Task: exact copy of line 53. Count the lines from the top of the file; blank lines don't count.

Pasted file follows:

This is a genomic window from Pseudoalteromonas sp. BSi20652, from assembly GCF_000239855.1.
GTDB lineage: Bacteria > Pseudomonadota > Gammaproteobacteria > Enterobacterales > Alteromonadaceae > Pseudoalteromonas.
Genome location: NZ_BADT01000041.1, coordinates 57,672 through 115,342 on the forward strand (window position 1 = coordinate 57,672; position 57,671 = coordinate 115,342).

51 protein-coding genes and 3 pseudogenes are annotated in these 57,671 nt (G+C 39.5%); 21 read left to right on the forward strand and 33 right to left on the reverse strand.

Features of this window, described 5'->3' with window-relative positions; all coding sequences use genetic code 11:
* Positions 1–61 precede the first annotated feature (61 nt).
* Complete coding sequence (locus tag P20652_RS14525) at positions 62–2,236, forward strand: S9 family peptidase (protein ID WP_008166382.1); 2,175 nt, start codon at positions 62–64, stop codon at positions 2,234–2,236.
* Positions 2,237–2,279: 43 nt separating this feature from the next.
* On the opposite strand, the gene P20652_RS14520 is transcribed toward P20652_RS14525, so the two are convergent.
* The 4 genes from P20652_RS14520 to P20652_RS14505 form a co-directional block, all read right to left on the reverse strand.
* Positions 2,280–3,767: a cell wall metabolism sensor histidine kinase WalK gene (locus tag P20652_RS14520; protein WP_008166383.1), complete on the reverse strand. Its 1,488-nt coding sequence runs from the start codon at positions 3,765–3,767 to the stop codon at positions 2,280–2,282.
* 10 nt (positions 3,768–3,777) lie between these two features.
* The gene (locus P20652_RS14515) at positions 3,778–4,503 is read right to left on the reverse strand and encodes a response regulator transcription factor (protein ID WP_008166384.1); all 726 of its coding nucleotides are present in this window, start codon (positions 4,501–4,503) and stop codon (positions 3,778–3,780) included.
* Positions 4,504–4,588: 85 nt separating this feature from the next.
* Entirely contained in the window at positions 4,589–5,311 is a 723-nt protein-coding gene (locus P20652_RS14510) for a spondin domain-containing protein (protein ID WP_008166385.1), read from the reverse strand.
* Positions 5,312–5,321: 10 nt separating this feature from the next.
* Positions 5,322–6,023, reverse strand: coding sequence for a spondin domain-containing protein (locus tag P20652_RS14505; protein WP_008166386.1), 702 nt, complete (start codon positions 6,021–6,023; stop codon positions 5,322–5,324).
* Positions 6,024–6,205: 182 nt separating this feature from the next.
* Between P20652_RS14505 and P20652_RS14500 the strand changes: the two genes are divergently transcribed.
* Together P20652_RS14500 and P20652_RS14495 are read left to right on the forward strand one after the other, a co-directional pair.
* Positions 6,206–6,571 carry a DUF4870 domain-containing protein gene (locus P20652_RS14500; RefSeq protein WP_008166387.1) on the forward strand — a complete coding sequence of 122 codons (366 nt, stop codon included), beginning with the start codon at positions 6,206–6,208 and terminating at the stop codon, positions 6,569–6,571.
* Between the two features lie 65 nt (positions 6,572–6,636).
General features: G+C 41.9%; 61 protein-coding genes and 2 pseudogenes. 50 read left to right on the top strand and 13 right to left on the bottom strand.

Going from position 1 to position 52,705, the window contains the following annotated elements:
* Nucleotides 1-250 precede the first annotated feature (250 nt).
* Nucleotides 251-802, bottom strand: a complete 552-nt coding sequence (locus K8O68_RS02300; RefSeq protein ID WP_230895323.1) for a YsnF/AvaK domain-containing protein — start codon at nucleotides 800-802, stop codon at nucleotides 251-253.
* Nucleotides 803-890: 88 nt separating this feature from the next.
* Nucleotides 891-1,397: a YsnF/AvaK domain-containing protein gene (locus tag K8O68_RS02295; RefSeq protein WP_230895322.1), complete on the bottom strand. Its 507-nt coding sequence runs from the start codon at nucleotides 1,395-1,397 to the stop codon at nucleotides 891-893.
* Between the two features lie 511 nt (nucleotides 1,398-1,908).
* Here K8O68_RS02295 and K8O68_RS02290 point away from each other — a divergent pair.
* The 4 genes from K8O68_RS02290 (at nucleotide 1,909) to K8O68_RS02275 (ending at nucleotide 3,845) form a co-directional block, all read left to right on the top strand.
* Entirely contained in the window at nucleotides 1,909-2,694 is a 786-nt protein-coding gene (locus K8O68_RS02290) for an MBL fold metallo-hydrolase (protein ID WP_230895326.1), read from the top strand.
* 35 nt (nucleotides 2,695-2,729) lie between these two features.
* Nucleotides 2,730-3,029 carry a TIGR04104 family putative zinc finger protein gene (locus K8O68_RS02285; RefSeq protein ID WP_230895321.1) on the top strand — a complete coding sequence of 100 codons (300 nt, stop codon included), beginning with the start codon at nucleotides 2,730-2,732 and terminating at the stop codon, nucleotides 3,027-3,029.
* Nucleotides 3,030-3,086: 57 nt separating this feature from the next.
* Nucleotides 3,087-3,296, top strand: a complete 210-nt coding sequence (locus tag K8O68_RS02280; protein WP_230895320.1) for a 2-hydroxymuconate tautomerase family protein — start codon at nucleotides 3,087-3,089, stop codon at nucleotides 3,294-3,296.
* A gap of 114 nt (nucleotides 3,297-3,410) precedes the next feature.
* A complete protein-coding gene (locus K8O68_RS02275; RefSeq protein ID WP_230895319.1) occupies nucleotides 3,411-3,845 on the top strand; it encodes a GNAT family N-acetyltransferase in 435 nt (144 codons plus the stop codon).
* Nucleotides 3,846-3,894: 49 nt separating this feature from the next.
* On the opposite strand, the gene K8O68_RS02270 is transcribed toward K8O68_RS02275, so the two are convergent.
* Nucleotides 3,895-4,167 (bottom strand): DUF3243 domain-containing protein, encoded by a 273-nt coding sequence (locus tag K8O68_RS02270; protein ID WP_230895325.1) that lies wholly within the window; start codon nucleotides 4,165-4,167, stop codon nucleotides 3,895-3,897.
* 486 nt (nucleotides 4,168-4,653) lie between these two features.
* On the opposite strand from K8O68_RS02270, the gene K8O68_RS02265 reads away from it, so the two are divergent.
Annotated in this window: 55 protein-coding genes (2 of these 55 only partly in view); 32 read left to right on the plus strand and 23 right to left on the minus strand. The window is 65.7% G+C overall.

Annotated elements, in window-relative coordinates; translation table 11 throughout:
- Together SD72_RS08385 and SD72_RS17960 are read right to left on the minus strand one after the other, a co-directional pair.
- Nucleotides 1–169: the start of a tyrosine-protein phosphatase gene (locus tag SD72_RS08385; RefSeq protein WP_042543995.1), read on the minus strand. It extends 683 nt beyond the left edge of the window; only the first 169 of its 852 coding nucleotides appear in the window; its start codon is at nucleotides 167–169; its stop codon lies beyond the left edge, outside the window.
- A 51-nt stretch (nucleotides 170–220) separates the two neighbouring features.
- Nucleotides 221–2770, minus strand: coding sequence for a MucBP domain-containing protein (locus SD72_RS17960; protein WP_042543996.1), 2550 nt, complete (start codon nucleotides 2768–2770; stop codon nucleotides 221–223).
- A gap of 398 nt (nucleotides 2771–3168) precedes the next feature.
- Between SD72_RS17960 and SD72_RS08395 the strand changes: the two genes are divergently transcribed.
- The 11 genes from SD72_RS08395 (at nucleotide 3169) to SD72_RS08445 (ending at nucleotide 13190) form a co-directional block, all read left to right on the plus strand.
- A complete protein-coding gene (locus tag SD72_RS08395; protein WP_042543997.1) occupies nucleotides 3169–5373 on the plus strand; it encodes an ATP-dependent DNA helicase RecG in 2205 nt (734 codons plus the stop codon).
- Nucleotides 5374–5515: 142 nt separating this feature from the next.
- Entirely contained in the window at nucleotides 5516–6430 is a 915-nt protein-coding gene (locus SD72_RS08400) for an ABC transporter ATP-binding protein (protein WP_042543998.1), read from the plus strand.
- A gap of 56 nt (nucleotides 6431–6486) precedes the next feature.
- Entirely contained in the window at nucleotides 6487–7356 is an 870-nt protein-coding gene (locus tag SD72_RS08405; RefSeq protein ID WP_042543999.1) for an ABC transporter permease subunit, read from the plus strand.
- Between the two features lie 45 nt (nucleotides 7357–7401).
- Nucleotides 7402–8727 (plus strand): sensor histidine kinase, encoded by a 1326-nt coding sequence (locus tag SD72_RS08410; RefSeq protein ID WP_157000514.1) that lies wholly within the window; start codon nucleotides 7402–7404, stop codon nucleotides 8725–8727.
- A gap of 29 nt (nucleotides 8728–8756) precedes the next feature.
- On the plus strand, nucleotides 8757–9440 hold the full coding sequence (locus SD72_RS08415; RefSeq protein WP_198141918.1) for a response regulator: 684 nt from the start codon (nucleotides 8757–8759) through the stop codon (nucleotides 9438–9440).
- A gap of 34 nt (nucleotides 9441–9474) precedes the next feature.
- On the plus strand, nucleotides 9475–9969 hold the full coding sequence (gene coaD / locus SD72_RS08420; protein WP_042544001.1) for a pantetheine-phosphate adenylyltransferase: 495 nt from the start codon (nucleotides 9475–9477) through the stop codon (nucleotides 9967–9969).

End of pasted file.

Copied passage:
- A complete protein-coding gene (locus tag SD72_RS08395; protein WP_042543997.1) occupies nucleotides 3169–5373 on the plus strand; it encodes an ATP-dependent DNA helicase RecG in 2205 nt (734 codons plus the stop codon).